Posted by: icmadoptionnetwork | April 30, 2013

Stranger Anxiety

Yesterday on our ICM Adoptions Facebook page, one of our wonderful adoptive mothers asked a great question about stranger anxiety with her two year old daughter. It was such a great question, and one that so many adoptive parents face, that I thought I would write about it in today’s blog. When it comes to stranger anxiety, many young adopted children (1-5 years old) fall into one of two extremes.

The first is that they are afraid/anxious of anyone that they do not know. When they go into a room with people that they do not know, they cling to mommy and daddy for dear life. They go into a state of hysteria if they are ever left with a babysitter (even a relative) or are left in the church nursery.

The second extreme is that they have absolutely no stranger anxiety, and will approach anyone they meet. Children that struggle with this extreme typically also have poor personal space boundaries. If they are faced with a situation where they enter a room full of strangers, they would go up to each person and hug them.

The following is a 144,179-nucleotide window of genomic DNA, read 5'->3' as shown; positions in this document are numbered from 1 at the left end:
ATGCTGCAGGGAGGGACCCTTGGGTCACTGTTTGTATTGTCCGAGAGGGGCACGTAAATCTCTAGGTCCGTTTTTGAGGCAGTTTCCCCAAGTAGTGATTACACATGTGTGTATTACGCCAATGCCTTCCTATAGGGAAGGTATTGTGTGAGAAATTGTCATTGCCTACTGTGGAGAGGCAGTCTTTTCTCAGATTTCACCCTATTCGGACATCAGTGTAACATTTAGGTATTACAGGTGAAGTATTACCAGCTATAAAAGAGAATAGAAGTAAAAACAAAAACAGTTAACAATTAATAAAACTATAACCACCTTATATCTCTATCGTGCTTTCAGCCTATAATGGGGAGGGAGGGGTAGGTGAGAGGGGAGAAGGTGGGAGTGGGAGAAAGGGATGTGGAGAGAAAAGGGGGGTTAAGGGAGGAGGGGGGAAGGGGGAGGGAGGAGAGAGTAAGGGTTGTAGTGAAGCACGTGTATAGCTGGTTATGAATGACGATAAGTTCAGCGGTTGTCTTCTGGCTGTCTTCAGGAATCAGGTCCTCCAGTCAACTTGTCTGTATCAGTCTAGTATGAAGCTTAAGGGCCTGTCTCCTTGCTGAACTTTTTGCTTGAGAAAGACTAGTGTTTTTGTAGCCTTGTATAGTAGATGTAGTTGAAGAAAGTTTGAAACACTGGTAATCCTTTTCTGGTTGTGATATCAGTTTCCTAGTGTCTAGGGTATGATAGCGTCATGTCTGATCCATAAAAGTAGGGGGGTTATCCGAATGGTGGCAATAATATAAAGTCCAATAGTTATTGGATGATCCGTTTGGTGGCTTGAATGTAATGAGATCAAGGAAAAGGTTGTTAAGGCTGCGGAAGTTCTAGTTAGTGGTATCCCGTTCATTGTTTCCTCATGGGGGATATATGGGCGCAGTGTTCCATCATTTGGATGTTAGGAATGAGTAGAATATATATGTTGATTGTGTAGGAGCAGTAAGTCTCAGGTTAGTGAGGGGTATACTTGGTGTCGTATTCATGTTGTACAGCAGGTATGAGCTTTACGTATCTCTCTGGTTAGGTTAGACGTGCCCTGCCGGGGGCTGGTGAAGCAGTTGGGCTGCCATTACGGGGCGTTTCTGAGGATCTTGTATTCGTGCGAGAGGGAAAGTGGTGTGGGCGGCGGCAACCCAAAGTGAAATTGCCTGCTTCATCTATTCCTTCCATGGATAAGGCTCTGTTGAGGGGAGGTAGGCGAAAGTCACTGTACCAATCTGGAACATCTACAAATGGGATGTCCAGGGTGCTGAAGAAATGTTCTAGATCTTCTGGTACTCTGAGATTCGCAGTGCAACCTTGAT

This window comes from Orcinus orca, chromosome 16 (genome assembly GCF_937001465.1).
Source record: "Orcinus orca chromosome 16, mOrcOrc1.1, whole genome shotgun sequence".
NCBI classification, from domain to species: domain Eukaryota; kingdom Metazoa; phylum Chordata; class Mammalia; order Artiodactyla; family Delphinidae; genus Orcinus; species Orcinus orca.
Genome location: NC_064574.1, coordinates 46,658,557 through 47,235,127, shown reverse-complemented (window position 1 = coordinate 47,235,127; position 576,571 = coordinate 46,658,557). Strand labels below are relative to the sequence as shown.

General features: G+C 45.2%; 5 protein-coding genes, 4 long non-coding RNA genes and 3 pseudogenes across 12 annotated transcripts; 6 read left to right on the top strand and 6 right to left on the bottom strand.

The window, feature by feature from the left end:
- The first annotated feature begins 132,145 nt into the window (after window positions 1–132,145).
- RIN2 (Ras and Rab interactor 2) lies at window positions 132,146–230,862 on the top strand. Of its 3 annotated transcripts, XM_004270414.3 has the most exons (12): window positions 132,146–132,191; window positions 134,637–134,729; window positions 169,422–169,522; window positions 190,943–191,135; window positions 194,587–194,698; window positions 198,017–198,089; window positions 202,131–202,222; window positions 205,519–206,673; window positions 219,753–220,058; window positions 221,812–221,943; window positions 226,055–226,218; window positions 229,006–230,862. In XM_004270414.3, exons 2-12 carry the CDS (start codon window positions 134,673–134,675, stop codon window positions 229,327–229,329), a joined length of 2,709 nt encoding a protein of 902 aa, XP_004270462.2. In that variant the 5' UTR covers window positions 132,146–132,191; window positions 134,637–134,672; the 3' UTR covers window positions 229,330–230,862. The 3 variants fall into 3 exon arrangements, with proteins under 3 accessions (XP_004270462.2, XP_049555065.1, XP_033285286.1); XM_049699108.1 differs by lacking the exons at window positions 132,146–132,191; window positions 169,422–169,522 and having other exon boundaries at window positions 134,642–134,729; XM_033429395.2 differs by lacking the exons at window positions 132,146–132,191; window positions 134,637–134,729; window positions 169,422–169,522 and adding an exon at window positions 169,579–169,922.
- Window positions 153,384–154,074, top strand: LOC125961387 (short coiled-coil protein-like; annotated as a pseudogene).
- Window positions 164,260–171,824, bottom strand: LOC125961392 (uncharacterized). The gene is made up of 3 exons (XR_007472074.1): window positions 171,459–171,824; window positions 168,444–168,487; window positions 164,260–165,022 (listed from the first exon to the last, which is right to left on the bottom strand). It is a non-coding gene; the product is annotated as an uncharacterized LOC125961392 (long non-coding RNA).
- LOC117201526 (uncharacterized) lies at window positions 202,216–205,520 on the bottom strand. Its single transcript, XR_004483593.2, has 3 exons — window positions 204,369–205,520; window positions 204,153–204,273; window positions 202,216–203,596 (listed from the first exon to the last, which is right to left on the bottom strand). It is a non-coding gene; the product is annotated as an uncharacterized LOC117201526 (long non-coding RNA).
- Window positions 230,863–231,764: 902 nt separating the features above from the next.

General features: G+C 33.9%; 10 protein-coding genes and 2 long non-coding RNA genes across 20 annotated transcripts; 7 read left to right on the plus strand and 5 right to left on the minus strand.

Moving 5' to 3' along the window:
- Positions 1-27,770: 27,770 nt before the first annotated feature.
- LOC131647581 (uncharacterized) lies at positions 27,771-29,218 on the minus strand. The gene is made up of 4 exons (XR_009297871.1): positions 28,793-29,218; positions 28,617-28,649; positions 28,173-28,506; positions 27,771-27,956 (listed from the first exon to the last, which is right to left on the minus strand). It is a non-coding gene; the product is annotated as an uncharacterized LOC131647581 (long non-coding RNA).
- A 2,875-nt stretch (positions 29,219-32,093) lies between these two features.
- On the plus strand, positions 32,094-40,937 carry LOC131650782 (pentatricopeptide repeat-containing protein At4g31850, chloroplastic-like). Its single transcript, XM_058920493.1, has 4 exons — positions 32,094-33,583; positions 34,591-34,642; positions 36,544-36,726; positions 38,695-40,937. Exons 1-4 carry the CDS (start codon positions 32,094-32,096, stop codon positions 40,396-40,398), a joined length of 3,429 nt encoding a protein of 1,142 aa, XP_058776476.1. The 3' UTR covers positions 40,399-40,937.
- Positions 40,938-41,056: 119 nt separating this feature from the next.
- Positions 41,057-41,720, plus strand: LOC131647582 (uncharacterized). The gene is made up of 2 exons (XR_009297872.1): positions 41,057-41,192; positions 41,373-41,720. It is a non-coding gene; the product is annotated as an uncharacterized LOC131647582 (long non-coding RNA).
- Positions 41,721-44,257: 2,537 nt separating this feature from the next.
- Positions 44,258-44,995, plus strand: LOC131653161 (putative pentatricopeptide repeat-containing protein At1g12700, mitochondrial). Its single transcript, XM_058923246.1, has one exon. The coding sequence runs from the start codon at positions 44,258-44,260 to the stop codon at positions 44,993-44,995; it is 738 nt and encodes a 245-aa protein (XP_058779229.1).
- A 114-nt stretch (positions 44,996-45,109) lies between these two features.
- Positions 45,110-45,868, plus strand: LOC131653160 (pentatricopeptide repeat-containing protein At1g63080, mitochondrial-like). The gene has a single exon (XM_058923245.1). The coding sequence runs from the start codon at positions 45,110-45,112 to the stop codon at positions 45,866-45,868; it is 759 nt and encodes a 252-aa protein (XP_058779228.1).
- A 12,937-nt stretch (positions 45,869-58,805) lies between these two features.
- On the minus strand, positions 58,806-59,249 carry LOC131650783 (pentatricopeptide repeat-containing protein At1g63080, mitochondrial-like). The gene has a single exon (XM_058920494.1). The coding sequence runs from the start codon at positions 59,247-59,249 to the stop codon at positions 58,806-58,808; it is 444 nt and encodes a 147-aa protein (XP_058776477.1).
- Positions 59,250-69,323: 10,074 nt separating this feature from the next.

Both of these extremes can be stressful on both the child and the adoptive parents. Parents are faced with the task of teaching their children independence and trust, while still teaching them safety with strangers.

One great resource for parents is a resource organization known as The Safe Side. This resource tool was created by John Walsh and Baby Einstein creator Julie Clark. The link to the website is: There are great resources, including DVDS, activities for children, and curriculum. It is a great resource tool for every child… not only adopted children.

If you are not a part of our ICM Adoption Facebook group, you can join by going to the following link and requesting to join the group:


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